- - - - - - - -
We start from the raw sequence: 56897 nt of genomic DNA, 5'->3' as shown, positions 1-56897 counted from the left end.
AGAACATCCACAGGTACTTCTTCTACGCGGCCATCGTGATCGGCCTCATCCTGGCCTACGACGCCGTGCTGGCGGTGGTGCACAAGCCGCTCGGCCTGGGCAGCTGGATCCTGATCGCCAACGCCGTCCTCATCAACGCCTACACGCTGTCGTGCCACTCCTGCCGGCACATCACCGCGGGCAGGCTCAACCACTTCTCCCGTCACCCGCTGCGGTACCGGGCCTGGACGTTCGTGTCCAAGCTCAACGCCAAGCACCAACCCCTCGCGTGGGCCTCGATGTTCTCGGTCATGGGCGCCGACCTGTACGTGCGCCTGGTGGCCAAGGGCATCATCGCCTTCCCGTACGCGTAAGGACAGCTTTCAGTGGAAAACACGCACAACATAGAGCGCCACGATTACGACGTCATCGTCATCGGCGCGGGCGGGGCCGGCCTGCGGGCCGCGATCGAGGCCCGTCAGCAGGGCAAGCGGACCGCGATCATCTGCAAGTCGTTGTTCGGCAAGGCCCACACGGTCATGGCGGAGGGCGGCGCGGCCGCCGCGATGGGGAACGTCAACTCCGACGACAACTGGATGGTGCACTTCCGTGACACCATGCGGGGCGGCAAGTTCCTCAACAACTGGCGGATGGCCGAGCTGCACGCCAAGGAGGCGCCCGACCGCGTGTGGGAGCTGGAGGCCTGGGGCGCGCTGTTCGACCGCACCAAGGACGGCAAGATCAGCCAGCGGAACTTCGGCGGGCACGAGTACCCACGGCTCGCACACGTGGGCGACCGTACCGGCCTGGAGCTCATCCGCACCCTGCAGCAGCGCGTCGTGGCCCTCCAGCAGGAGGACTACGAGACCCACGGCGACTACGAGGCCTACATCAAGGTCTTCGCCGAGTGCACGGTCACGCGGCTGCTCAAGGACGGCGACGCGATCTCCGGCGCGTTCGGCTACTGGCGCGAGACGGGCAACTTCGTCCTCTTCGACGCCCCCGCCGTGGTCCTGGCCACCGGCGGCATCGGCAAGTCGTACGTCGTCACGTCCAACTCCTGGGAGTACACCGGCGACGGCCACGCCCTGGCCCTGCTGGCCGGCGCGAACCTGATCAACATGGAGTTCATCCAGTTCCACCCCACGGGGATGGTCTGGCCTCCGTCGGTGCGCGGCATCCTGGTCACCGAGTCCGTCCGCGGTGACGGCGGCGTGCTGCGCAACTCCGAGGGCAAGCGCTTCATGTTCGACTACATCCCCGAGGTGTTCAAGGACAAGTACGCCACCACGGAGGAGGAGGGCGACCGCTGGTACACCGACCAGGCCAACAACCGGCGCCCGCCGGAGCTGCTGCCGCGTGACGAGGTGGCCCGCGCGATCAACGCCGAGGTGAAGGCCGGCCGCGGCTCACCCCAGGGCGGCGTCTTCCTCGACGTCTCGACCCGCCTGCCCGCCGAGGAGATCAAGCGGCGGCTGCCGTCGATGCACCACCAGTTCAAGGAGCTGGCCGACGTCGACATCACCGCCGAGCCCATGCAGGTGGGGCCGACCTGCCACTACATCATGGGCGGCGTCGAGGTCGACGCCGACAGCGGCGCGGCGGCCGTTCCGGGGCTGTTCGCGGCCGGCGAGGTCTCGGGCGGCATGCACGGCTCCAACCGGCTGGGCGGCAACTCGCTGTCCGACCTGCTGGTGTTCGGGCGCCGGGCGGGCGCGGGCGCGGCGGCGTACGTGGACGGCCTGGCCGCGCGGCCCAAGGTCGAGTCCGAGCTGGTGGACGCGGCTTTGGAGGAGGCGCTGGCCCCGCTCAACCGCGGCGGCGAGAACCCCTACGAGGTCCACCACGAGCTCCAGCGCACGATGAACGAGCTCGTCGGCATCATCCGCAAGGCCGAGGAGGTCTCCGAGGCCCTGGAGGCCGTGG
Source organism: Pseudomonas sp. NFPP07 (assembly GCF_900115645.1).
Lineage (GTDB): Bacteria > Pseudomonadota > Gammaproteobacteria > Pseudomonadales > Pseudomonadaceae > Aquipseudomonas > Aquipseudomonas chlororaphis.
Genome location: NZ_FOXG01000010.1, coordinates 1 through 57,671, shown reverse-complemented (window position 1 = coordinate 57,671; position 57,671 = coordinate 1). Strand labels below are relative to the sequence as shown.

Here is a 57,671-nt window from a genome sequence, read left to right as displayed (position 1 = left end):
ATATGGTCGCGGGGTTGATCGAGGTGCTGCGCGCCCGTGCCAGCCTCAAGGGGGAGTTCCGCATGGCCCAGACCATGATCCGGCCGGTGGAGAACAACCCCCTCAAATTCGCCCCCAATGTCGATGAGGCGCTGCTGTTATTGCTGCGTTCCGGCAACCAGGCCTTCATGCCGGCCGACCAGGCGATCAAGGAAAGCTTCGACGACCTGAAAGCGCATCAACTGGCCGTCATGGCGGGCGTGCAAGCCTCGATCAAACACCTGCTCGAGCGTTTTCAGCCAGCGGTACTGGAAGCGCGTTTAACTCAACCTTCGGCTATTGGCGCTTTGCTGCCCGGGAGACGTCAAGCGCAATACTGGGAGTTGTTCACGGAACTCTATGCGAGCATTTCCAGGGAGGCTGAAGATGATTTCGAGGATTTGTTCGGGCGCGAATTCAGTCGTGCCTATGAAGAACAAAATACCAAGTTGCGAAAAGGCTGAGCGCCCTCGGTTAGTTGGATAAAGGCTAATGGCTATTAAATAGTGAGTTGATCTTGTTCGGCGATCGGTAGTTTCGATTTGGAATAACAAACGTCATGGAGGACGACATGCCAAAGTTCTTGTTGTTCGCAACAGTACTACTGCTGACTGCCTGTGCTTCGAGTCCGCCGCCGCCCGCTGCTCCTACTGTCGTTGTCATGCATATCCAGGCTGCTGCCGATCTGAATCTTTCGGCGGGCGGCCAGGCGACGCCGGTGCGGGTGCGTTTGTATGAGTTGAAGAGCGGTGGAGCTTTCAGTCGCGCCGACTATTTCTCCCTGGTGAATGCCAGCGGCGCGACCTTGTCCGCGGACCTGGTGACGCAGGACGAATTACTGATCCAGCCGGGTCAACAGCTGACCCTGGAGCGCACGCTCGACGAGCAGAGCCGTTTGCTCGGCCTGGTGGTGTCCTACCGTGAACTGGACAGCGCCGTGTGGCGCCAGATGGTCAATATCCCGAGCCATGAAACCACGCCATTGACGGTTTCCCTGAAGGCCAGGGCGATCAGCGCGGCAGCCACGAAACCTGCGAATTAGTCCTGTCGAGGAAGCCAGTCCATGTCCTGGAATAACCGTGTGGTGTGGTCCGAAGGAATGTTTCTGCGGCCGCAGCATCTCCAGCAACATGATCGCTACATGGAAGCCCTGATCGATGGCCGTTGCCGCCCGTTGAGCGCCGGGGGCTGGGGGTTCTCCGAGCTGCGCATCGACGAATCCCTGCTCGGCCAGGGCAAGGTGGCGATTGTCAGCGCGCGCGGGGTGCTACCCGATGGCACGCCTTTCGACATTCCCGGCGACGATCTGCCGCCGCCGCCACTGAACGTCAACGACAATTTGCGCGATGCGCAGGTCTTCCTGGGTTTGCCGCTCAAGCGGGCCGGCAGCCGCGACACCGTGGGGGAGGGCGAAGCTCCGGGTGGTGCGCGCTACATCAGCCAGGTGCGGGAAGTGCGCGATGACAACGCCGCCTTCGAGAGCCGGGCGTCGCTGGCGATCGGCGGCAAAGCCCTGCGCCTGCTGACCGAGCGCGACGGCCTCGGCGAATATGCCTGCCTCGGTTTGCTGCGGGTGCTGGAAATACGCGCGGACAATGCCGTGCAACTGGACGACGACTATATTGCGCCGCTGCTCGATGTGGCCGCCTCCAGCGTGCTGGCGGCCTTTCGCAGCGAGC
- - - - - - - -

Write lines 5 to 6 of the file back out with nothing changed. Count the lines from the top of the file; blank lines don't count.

Genome location: NZ_FOXG01000010.1, coordinates 1 through 57,671, shown reverse-complemented (window position 1 = coordinate 57,671; position 57,671 = coordinate 1). Strand labels below are relative to the sequence as shown.

Here is a 57,671-nt window from a genome sequence, read left to right as displayed (position 1 = left end):